Baseball, Bar Mitzvah... A Double Header

 

From left, Jeffery Berger, Nick Berger, Rabbi Dubov.

Nick Berger, from Winter Park, soon-to-be 13, was taking batting practice at a baseball diamond in Cooperstown, New York, last month and spotted a familiar face walking across the field towards him. His face lit up. It was Rabbi Sholom Dubov from Chabad of Greater Orlando, Nick's family's synagogue.

Nick was in Cooperstown in upstate New York because his Winter Park Little League team was playing in the national Hall of Fame championship. Rabbi Dubov was there because he was the Berger family's rabbi-and he had a mission: To lay telfilln on Nick's 13th birthday, a traditional ritual preceding a young man's bar mitzvah.

The happenstance of Nick's bar mitzvah and the baseball championship landing on the same week had led to some scrambling between Nick's parents, Jeff and Erica Berger and Rabbi Dubov.

Nick's bar mitzvah had been scheduled for August 6. Then Nick's team won the state championship in Jensen Beach for 12-year-old players and got invited to Cooperstown the week before Nick's bar mitzvah. Nick's dad, Jeff, got on the phone to Rabbi Dubov. "We'll move his bar mitzvah to August 20," said the rabbi. "Nick can't pass up a once in a lifetime chance to play in the Hall of Fame."


So the day before Nick's birthday, Rabbi Dubov hopped on a flight to Newark, rented a car and drove 3 1/2 hours to Cooperstown. At sunrise the next morning Nick, his father and some of Nick's teammates and coaches lined up at a baseball diamond and observed the centuries-old Jewish tradition of laying the telfillin, scrolls of scriptures worn during prayers. "Nick's teammates' reaction to this was very positive," said Rabbi Dubov. "They were impressed seeing a young boy's commitment to his religion and its traditions."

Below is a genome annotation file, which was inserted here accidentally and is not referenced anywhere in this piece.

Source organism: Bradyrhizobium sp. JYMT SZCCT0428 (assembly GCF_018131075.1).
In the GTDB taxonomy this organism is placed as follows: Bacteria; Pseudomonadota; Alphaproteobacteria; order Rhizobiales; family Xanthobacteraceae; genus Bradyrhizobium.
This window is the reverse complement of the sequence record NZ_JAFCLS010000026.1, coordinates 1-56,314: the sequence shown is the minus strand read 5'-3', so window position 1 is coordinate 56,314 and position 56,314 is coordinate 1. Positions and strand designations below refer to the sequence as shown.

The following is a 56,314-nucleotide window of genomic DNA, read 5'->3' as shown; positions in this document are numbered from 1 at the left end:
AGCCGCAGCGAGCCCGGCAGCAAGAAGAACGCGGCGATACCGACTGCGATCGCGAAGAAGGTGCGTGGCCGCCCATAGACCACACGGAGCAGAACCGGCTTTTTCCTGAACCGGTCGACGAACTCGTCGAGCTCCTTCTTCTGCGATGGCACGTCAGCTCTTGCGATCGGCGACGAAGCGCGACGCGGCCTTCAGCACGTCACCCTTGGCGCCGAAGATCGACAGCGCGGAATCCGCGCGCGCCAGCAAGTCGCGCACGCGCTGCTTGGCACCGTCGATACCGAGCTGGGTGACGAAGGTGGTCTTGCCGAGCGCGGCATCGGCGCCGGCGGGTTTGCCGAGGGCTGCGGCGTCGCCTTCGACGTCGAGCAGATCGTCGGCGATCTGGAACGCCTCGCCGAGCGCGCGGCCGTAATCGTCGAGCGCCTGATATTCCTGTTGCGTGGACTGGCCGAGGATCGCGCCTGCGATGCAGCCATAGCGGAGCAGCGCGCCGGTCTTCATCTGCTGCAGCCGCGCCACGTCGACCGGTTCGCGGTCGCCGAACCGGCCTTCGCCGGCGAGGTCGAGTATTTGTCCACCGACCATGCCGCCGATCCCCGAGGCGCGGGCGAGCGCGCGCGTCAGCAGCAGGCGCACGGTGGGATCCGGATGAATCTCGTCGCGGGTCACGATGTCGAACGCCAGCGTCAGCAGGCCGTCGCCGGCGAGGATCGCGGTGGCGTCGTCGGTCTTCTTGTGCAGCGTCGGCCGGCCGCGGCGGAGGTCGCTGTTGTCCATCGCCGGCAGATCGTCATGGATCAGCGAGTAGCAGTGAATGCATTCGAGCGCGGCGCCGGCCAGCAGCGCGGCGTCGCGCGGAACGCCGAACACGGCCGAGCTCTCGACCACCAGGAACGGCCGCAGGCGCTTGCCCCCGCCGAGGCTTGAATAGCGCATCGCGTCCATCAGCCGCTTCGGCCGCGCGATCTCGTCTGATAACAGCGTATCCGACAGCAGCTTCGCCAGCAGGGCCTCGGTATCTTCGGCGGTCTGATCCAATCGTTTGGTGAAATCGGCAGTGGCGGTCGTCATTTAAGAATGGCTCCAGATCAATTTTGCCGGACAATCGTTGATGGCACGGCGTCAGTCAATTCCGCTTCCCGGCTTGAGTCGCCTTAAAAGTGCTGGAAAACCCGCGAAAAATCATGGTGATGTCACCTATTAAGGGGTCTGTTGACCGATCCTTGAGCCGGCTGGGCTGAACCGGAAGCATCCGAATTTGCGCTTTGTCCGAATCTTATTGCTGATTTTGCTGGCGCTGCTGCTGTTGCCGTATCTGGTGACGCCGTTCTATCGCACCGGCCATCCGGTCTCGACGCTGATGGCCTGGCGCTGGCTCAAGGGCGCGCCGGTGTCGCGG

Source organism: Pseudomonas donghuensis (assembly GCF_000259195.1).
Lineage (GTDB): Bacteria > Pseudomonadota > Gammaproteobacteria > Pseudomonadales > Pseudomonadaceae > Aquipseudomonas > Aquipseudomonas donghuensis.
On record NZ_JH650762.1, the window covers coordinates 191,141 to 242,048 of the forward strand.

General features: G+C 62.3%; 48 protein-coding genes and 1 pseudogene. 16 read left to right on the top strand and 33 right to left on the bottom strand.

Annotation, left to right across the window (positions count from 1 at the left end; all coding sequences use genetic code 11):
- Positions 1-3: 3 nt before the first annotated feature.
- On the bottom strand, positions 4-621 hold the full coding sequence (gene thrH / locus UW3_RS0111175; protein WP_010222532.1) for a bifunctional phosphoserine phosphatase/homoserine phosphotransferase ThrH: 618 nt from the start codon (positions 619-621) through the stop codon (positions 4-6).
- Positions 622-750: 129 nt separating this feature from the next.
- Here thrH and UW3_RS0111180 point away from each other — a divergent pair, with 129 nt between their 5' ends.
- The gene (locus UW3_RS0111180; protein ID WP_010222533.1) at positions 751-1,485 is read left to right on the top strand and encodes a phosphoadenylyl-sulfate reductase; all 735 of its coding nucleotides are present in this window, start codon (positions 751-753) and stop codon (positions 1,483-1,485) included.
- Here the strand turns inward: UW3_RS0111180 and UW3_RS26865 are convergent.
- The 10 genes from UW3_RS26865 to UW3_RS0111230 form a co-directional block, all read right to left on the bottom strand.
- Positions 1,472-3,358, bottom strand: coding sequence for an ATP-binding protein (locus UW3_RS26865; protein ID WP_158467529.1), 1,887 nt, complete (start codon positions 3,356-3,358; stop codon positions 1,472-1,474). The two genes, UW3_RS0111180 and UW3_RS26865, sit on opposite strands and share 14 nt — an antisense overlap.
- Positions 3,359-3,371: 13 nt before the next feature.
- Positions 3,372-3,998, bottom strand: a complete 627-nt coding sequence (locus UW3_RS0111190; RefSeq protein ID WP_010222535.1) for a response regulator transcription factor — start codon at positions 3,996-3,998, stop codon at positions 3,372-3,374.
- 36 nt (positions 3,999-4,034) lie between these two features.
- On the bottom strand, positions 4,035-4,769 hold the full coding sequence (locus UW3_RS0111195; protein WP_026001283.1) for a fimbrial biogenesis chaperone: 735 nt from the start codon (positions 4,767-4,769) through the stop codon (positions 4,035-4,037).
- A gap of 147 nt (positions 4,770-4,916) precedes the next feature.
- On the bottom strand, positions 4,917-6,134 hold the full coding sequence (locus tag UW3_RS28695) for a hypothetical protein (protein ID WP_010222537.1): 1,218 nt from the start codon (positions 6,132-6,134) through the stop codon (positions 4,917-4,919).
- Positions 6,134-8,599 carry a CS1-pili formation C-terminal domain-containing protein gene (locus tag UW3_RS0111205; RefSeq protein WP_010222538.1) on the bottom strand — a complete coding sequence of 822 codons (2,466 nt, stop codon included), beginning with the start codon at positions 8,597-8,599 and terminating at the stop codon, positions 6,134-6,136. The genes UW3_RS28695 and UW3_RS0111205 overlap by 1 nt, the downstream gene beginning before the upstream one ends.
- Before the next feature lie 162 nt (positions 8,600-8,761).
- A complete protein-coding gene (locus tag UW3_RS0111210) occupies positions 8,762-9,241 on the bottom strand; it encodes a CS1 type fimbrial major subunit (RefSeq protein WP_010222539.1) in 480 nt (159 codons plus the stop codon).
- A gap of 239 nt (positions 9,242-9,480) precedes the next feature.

Nick's team made it all the way to the top 16 and won six of eight games. Nick had a great series-he hit two home runs.

Before Rabbi Dubov headed back to Florida, he made one stop. "I'm not a baseball fan but I wanted to visit the statue of Sandy Koufax," he said. Koufax would not pitch a game on Yom Kipper during the 1965 World Series. "Koufax was not a religious Jew but he showed he was proud of his Jewish identity," said the Rabbi, "just as Nick did when he laid telfillin on the baseball field with his teammates."

Making Nick's Bar Mitzvah even more memorable, he invited his entire team and their parents and coaches to the ceremony on Aug. 20 at the Maitland. The service, of course, was conducted by one of Nick's biggest fans, Rabbi Dubov.

 

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